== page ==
Her first French word was “papillon,” which is butterfly. She said it with such a cute intonation that we went overboard pointing out every butterfly just so we could hear her say it. With her first words, her pronunciation was already better than mine. The French word for bear is ours (sounds like: oors), and while typically the “s” at the end of a French word is silent, it isn’t in this one. So when my daughter pronounced it, I looked to my husband and asked, “It’s ‘oor’ not ‘oors’, right?” He gave me a sympathetic smile. “No. She’s got it right. Not you.”

Well then.

When she was eighteen months old, I realized that her newbie brain had already begun to separate the two languages. She pointed to a toy car and said, “voiture.” I knew that she knew the word in English, so I said to her: “Yes, it’s ‘voiture’ in French. What is that called in English?” She answered, without hesitation, “car.” Thus began a fascinating game for me of pointing things out to her and asking for the French word and the English word. She does confuse things occasionally, like applying English grammar rules to French. It’s an amazing insight into how a young brain learns a language.

She quickly decided that only my husband could read French books to her, and only I could read English ones. She apparently doesn’t approve of either of our accents. But when she mistakenly handed my dad a French book, he went with it.

A few words on my dad and French. He doesn’t speak it. At all. But he pretends to, with great enthusiasm. Poor kid; as my dad crashed through the words with gusto, using a strange mixture of Spanish and Italian pronunciation complete with wild hand gestures, she first looked confused, then like she was about to cry, then she took the book from Pops and wailed, “Pops no read it! Mommy read it! In English!”

It’s both fascinating and humbling to watch my daughter becoming bilingual. She’ll be able to speak two languages fluently, with no accent. Wow. I can only dream of such a thing. I’m working on my French, now with greater determination, so that my husband and daughter don’t end up with a secret language.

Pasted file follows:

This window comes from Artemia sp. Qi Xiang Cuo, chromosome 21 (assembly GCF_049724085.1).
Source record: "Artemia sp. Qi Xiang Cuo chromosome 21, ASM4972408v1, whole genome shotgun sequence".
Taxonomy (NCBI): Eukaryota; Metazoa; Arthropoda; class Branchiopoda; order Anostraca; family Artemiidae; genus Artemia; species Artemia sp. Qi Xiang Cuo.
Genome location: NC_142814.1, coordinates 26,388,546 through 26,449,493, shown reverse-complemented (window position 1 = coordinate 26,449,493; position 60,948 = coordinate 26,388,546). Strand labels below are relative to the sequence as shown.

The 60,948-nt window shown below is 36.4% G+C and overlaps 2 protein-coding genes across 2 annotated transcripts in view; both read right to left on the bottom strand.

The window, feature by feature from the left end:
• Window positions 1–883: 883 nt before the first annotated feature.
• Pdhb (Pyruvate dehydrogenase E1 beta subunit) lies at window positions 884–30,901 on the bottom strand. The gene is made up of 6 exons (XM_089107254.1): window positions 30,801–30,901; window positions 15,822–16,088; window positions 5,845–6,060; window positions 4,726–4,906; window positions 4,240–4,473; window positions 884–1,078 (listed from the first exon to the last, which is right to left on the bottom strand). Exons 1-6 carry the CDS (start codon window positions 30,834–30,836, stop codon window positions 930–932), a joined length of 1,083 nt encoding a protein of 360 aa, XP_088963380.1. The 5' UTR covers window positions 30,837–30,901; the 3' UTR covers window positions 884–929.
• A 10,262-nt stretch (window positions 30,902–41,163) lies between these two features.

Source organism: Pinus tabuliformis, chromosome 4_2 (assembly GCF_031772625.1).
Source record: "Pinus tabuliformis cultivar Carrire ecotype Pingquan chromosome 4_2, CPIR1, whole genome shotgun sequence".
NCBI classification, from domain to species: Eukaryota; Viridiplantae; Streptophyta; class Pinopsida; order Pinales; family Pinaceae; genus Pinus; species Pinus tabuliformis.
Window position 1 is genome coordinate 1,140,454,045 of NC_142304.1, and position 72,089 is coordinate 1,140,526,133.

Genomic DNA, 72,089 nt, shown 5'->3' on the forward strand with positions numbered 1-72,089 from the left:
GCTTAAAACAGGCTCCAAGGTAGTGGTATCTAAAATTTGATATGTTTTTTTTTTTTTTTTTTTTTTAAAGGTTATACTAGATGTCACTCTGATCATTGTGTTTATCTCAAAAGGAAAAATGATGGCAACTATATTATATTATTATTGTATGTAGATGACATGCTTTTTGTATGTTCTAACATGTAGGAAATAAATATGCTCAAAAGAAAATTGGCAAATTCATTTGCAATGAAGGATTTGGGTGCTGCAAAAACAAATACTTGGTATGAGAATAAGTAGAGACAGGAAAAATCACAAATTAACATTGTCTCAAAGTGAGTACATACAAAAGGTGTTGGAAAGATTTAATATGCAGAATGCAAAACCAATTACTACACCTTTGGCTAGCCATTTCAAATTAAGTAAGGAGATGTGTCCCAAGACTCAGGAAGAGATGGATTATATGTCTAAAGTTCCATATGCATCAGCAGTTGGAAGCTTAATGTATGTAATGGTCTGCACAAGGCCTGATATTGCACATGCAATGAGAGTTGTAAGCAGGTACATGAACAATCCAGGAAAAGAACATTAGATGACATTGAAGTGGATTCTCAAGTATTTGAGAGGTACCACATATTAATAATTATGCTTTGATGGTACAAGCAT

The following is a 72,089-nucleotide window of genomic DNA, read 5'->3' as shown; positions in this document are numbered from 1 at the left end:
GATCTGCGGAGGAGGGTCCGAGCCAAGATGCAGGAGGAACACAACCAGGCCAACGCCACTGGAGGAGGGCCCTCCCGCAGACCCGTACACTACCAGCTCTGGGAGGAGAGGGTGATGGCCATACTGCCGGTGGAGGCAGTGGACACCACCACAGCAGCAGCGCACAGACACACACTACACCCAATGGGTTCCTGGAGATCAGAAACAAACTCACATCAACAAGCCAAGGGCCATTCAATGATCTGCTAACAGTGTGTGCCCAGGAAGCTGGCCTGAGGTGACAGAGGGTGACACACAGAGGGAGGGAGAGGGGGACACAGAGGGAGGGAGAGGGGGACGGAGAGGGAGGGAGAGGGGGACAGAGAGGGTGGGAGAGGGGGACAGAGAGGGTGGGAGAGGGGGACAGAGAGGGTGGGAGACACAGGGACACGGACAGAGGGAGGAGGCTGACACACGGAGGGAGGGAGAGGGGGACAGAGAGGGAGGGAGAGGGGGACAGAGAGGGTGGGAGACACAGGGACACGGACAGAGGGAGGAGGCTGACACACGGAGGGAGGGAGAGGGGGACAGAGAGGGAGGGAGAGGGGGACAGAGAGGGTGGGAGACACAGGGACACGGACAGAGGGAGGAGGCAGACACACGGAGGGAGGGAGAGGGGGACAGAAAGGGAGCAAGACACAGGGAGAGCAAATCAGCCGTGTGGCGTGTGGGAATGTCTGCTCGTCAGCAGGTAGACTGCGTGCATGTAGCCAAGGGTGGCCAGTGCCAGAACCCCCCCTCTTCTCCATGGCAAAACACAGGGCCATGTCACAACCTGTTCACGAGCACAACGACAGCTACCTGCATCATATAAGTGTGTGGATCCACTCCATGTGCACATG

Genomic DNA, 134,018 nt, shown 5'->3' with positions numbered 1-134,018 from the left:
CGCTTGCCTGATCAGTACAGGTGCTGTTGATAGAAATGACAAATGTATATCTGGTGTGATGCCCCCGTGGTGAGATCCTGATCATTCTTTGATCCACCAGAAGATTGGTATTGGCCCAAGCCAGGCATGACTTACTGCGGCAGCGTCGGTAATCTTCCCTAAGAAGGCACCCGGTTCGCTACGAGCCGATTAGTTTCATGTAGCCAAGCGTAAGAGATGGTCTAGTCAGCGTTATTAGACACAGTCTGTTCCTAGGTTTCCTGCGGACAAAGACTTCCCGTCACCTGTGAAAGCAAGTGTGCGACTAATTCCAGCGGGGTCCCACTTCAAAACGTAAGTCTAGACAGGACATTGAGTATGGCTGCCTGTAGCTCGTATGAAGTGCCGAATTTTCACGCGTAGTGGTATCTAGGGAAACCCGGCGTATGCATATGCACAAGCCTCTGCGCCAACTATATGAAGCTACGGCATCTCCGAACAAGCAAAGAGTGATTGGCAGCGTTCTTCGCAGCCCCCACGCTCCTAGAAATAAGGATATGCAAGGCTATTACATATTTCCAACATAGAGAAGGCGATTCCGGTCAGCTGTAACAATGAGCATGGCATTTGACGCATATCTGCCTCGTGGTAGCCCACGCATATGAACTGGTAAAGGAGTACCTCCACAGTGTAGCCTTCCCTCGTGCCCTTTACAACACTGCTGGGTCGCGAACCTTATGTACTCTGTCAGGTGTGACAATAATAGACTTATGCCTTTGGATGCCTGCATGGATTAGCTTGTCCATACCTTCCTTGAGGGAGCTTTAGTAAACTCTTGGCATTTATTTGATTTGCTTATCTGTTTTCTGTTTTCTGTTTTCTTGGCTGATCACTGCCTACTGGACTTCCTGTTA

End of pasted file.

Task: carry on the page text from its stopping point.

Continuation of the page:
Is My Hubby’s Accent Fading?

I fear it may be. He’s been here nearly 20 years. Sometimes I can’t tell if it’s fading or if I’m just not hearing it any more out of familiarity. Occasionally, one of my American friends will look to me to “translate” for him and scoff at my concerns that his accent has flown back to France. But for every one of those moments, there’s another where a stranger won’t know that he’s French.

It’s a huge bummer. I love French accents. I find them sexy, charming. Say anything tossed with a French accent and the world is instantly tinged with excitement and adventure. Even if the speaker’s grammar is horrible and they are talking about something boring, like cars or lawn care, I still bask in the sound of it all.

When I tell people my husband is French, often they don’t realize I mean that he’s actually from France. “You mean French French? Like from France?” Yeah. The real kind. Not the way I’m “Irish” just because my hair is red and my skin gets pink after 20 seconds in the sun. Americans love to say they are “Italian” or “Irish” or “Mexican,” even though sometimes those roots are so far back that there’s nothing Italian, Irish, or Mexican about them. I get it. We’re all, on some level, searching for our identity. To ground us, connect us.

My husband is really from France. He came across the pond with only a basic grasp of our language. Now, he’s way too good at it. Seriously. The guy almost never trips over grammar issues or spelling, and he often corrects my mistakes. I knew I was marrying a smart man, but I didn’t think it meant that his accent would fade. Not cool.

Most of our French friends aren’t bicultural couples, so the language spoken in their homes is French. Meaning their English is good enough to get through the workday, but not something they’re using all the time. Thus, their accents remain thick and distinctly French. We speak mainly English in our home. My husband’s accent does get stronger when he’s around other French people and/or when he’s drinking. Keeping him drunk all the time isn’t an option, nor is spending every waking moment with the in-laws. So for now, when he asks me, “Am I saying this right?” I just smile and nod, and I don’t tell him the truth. Because that accent is so irresistible.